Plutarch writes that during the reign of Tiberius Caesar, an Egyptian pilot, Thamus, sailing to Italy, was called by a strange voice, which cried out to him: "Thamus, when you reach Palodes, tell them that the great god Pan is dead!" Following certain portents, Thamus did as he was told; Plutarch writes that a great lamentation rose from the shore at this news.
The story has long been seen as a symbolic representation of the death of the Classical world and its replacement by Christianity -- a process which actually occurred, with much strife and agony, over the next few centuries.
The piece below is a telescoped glimpse at this process, whose faint afterglow can still be seen, and felt, in our world today, in myriad forms.
Where were you when they raised the cry That the great god Pan is dead? The sailors hauled up near the shore While the dawn was glowing red. With a single voice, they made lament So that all might hear and know That a mighty force had left the world And joined the shades below.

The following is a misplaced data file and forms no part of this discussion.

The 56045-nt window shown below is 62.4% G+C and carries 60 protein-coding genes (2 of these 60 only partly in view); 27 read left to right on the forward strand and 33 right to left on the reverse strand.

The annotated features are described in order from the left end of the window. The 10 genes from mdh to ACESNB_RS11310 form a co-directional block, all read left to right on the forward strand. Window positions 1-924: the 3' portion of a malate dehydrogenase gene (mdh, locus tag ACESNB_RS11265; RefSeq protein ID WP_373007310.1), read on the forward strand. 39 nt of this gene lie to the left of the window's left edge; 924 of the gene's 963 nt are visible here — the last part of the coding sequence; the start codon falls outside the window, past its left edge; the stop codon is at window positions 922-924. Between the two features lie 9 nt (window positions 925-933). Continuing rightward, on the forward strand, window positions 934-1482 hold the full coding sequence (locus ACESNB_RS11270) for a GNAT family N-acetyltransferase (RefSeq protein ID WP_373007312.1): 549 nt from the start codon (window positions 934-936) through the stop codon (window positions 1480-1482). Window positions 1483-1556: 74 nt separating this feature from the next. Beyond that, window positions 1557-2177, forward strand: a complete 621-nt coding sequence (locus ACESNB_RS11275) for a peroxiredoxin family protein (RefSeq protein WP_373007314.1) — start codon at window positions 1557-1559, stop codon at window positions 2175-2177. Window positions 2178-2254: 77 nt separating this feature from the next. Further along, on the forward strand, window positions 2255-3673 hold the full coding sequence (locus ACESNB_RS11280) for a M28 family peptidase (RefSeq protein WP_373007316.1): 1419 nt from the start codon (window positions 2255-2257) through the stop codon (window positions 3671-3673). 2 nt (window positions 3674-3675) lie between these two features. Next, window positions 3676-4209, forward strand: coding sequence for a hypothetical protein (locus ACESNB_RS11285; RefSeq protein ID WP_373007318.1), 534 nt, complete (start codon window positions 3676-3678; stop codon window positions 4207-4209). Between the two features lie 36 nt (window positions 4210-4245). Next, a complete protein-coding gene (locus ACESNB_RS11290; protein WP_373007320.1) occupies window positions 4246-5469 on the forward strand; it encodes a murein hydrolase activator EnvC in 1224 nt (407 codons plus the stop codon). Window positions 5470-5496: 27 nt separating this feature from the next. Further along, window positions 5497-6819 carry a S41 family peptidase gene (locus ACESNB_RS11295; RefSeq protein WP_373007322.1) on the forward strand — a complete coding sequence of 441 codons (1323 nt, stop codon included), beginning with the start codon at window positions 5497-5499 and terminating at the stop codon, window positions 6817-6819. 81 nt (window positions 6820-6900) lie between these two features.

It echoed through the woods and hills, And down every mountain stream. The earth itself looked dazed and pale, As if shaken from a dream. The roaring sun turned dark at noon, And a shiver split the ground. And every beast of field and sky Cried havoc all around.
Oh, yesterday the world was filled with the pulse of wild joy Now we cower in the shadow of the all-devouring void
The murk is thick and every path we take is choked with thorns And where the bride once stood arrayed, a lonely widow mourns
O darling, hold on tight to me, A change is gonna come: A different way to live and see – No more the pipe and drum. No more the trance in ivy-time, No more the dance and flow. The saints will ride with fire and sword To strike the final blow.